Justices grant review in four new cases
This afternoon the Supreme Court added four new cases to its docket, for a total of three hours of oral argument. The justices were not scheduled to meet for a conference this week, but each of the four cases in which the court granted review had been considered for the first time at the justices’ December 9 conference. The justices had already granted review in one case from that conference, Honeycutt v. United States, and on Monday they released a long list of additional orders from that conference. For roughly the last two years, the justices have generally granted review only after relisting a case at least once. Although there is no way to know for sure, the court may have used the four extra days since it granted review in Honeycutt to do additional due diligence on today’s grants before announcing that it would review them.
Two of the cases that the justices agreed to review today, Turner v. United States and Overton v. United States, arise out of the brutal 1984 murder of Catherine Fuller, a District of Columbia mother. The petitioners in the case are a group of D.C. men who were convicted of the crime, based in large part on testimony from alleged eyewitnesses. Decades later, a reporter learned that defense attorneys had not received a statement suggesting that someone else had committed the crime; additional discovery then revealed that prosecutors had failed to turn over other evidence that could have aided the defendants. The men sought to vacate their convictions, but were unsuccessful in the lower courts.
Today the Supreme Court agreed to review both cases. Overton had asked the court to weigh in on the standard that the lower court used to evaluate his claim that prosecutors had not complied with their obligations under Brady v. Maryland, which requires the government to turn over information that could exonerate the defendant. Turner and his co-defendants had asked the court to consider whether, when determining the significance of suppressed evidence, courts can consider information that comes to light after trial. But the court today announced that it would review a more straightforward question in both cases: whether the men’s convictions must be set aside under Brady.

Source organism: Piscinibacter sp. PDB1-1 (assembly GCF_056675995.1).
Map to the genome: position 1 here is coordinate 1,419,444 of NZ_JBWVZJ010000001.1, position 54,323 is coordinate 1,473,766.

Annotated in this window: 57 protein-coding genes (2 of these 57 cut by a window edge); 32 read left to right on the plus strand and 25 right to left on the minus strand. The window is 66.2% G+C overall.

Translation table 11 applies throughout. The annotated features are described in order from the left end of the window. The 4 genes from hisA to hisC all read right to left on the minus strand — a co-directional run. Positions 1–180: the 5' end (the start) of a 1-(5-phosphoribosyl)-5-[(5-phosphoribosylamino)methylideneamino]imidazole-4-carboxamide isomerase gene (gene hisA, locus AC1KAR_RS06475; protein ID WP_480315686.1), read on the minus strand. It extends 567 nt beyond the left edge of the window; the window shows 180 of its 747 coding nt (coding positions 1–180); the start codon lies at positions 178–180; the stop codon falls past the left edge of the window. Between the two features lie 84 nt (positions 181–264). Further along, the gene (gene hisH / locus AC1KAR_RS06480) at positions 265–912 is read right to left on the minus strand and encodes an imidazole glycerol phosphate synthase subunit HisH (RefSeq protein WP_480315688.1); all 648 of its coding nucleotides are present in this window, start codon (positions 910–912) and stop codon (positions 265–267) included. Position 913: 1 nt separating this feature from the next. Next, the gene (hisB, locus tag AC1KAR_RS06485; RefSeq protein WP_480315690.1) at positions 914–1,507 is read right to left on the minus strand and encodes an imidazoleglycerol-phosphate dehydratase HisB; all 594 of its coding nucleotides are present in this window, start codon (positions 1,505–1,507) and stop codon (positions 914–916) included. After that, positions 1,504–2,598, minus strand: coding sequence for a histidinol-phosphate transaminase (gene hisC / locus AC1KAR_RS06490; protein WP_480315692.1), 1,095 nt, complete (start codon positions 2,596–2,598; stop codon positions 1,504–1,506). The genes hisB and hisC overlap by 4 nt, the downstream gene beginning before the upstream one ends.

With today’s grant in TC Heartland v. Kraft Food Brands Group, the justices added another case to their already sizeable patent and trademark docket. At issue in the case is the interpretation of the federal patent venue statute, which provides that lawsuits alleging that a patent has been infringed should be brought in the judicial district where the defendant resides. The Supreme Court ruled in the 1950s that, for corporations, the place where the defendant resides is its place of incorporation. The question is whether a change to the general federal statute governing venue for cases against corporations affects the venue rule in patent cases.
The petitioner in the case, TC Heartland, does business and is organized in Indiana, but was sued for patent infringement in Delaware. It argued that it could not be sued there because it did not “reside” there. But the U.S. Court of Appeals for the Federal Circuit rejected that argument. It relied on a more expansive view of venue, based on a 1988 change to the federal corporate venue law that, in its view, allowed lawsuits to be brought wherever a federal court would have personal jurisdiction over the corporation. That interpretation, it maintained, was unaffected by a 2011 change to the general venue law. TC Heartland asked the court to take up the case, arguing that the Federal Circuit’s interpretation has “dramatically expanded venue in patent cases, producing a plague of forum shopping.”
In Lee v. United States, the justices return to a familiar topic: the case of a non-citizen who gets into trouble with the law and then receives poor legal advice, jeopardizing his stay in the United States. The petitioner in the case, Jae Lee, is a Tennessee man who came to the U.S. from South Korea in 1982 and eventually became a successful restauranteur. In 2009, he was charged with possession of ecstasy with intent to distribute. After seeing the evidence against Lee, Lee’s attorney recommended that Lee plead guilty, so that he would receive a shorter sentence. But, and despite Lee’s attorney’s assurances to the contrary, a guilty plea would result in Lee’s permanent and mandatory deportation.
Lee then sought to vacate his conviction, arguing that he had been deprived of his constitutional right to have adequate assistance from his attorney. The government agreed that Lee could satisfy the first prong of the test to determine whether an attorney’s representation violated the Constitution: The attorney had indeed provided deficient advice when he told Lee that a guilty plea would not expose him to deportation. But the lower courts ruled that Lee could not show, as required by the second prong of the test, that he was prejudiced by that bad advice, because the evidence of his guilt was so overwhelming that he would have been convicted and deported anyway. That is the question that the court agreed to review today.
Today’s cases will likely be argued in late winter or early spring. The justices’ next regularly scheduled conference is January 6.